When I began my journalistic career in Great Yarmouth in 1955, an annual November diary date was the borough sea angling festival, instituted in 1948, that attracted big support from all over the country for its five-hour sessions each day, and I accompanied Mercury photographer Les Gould along the riverside at Gorleston on the Saturday, and the same spot plus Gorleston beach on the Sunday, as he snapped competitors (hopefully holding a prize specimen). Then we went to the weigh-in and prize-giving at Gorleston Pavilion where light musical entertainment was provided.
Recently I chanced upon the festival programme for 1956 which brought back memories of that mid-Fifties era. Thirteen challenge cups (including one given by the Mercury), plus 50 other prizes worth �1200, were on offer. That year the entry fee was 4s (20p) for individuals each day, and 16s (80p) for teams of four on the Sunday.
I also have a Mercury cutting from 1959, the 11th festival involving “hundreds of anglers from many different parts of the country, including London, Swansea, Wolverhampton and Bognor, as well as from many seaside resorts along the east coast” who enjoyed perfect weather.
Yarmouth anglers claimed most of the honours, the individual champion being Mr N C Adams whose 42 fish weighing 7lb 5oz earned him the Steward and Patterson Bowl - ironically, he worked for rival local brewer Lacons! A quartet from the Erie Resistor Angling Club took the Les Berry Cup for the team championship title.
Dab and whiting were prominent in bags, and other catches included some dogfish and several fairly large soles, one weighing 1lb 4oz claiming the cup for the heaviest flatfish. Bait included rag and lugworms, peeler crabs, mackerel, various shellfish - and strips of tripe!
Weed and lack of tide were reportedly the festival's biggest problem.
At the prize-giving, the Mayor of Yarmouth, Mr Ernest Applegate, stated that the borough council was proud of the way the festival had developed since its inception, due to the hard work of people behind the scenes, led by the festival chairman (Mr W N Wyles) and the secretary (Mr Bill Platten).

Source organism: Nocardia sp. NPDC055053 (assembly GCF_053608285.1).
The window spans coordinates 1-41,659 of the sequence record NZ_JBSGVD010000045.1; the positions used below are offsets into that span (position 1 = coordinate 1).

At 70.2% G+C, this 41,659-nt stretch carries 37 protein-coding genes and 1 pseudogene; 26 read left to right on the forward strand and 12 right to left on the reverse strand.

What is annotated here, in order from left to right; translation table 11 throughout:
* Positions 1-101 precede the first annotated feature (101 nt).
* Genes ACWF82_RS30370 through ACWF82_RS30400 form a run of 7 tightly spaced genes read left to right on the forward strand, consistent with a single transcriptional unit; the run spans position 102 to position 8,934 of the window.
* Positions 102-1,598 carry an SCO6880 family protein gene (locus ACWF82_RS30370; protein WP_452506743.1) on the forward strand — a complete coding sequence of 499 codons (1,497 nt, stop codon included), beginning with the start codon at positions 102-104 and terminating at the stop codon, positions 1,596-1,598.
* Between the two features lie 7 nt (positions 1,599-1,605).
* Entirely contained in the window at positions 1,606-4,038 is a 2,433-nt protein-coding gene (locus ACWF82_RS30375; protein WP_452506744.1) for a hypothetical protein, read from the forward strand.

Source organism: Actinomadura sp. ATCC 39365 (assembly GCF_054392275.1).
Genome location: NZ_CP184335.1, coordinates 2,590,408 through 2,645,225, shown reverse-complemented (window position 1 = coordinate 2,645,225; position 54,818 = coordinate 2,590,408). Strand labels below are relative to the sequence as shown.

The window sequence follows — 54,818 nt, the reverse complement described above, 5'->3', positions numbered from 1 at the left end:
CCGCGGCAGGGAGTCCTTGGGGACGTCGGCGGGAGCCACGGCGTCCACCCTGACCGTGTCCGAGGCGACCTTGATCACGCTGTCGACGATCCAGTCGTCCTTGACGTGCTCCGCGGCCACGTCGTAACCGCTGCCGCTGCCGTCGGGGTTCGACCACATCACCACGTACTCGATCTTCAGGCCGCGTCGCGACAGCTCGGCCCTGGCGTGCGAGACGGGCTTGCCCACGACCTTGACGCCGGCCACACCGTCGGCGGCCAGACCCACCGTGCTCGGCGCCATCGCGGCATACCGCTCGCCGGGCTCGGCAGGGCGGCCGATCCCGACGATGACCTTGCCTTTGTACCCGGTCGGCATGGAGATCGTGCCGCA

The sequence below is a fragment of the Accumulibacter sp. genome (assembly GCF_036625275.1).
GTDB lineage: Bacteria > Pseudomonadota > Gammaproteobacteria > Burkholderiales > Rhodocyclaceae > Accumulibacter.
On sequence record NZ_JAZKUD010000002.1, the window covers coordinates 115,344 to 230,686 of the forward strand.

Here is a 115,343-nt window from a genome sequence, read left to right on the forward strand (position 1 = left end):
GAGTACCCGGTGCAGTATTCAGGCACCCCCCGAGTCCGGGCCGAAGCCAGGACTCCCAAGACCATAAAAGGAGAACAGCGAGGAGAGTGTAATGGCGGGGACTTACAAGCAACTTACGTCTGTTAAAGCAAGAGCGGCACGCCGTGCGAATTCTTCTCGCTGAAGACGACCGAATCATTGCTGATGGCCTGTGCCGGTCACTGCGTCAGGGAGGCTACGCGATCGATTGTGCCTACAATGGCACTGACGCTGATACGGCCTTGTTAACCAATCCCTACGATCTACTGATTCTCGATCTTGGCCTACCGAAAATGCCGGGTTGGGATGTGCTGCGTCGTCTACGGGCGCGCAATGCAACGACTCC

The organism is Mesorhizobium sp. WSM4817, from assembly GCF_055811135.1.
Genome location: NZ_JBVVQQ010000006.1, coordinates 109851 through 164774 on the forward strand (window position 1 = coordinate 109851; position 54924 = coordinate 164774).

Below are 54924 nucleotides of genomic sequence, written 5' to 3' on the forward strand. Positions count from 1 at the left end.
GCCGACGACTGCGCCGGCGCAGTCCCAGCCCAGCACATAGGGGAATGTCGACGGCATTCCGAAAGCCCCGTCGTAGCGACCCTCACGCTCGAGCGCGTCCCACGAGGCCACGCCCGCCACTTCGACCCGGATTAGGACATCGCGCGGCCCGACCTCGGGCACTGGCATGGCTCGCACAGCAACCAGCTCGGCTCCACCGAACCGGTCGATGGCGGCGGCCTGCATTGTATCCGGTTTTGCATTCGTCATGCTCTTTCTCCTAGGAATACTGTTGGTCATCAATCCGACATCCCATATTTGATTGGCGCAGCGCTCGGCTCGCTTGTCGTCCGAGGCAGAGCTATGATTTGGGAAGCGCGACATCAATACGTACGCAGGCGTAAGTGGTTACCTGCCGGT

So, what happened to this popular and well-established sea angling festival?
Nick Pownall, of Seafield Close, Yarmouth, a member of the angling retailer dynasty (originally incorporating a men's barber's) founded in Regent Road by his great-uncle Ernest in 1900 and still in business today, says it was a pity that the festival came to an end. He blamed dwindling lack of support and fish as the main contributor, with the rising cost and scarcity of bait also factors.
“This brings back many memories,” he continues. As young men, Nick and his brother Reg had a regular weekend job, fetching from Yarmouth Beach railway station - and, after its 1959 closure, from Vauxhall - boxes of lugworm dug on the North Norfolk flats. Working at top speed, the brothers would divide 20,000 lugworms into fifties for retailing at four shillings a 100 for eager Saturday and Sunday angling customers.
It was not simply a question of splitting the lugworms into portions of 50, but also involved being fair to all customers by ensuring that each portion included a mixture of the fat and juicy plus the smaller and thinner.
“It was a huge business,” Nick wistfully tells me. But the time came when “the bait diggers were not prepared to go out in terrible conditions to dig.”
In fact, either by chance or because of a dearth of fish, the simultaneous demise of our local sea angling festival mirrored that of the great East Anglian autumn herring industry.